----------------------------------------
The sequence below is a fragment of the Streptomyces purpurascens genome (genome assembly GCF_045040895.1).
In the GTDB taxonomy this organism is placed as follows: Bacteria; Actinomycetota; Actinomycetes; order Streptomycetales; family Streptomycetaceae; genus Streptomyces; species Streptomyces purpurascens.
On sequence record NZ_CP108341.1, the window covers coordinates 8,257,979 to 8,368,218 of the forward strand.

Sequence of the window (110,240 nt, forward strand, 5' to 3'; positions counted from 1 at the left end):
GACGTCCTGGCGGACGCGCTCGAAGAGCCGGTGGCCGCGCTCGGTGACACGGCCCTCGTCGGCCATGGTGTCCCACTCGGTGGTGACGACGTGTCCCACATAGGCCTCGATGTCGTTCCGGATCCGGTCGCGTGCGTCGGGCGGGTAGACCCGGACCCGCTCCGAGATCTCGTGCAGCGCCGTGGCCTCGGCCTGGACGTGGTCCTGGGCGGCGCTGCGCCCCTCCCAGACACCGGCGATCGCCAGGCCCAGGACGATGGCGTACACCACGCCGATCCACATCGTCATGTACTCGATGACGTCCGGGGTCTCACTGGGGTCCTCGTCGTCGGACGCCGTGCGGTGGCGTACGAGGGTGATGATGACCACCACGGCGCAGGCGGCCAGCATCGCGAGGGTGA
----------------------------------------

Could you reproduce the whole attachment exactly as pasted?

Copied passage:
The sequence below is a fragment of the Streptomyces purpurascens genome (genome assembly GCF_045040895.1).
In the GTDB taxonomy this organism is placed as follows: Bacteria; Actinomycetota; Actinomycetes; order Streptomycetales; family Streptomycetaceae; genus Streptomyces; species Streptomyces purpurascens.
On sequence record NZ_CP108341.1, the window covers coordinates 8,257,979 to 8,368,218 of the forward strand.

Sequence of the window (110,240 nt, forward strand, 5' to 3'; positions counted from 1 at the left end):
GACGTCCTGGCGGACGCGCTCGAAGAGCCGGTGGCCGCGCTCGGTGACACGGCCCTCGTCGGCCATGGTGTCCCACTCGGTGGTGACGACGTGTCCCACATAGGCCTCGATGTCGTTCCGGATCCGGTCGCGTGCGTCGGGCGGGTAGACCCGGACCCGCTCCGAGATCTCGTGCAGCGCCGTGGCCTCGGCCTGGACGTGGTCCTGGGCGGCGCTGCGCCCCTCCCAGACACCGGCGATCGCCAGGCCCAGGACGATGGCGTACACCACGCCGATCCACATCGTCATGTACTCGATGACGTCCGGGGTCTCACTGGGGTCCTCGTCGTCGGACGCCGTGCGGTGGCGTACGAGGGTGATGATGACCACCACGGCGCAGGCGGCCAGCATCGCGAGGGTGA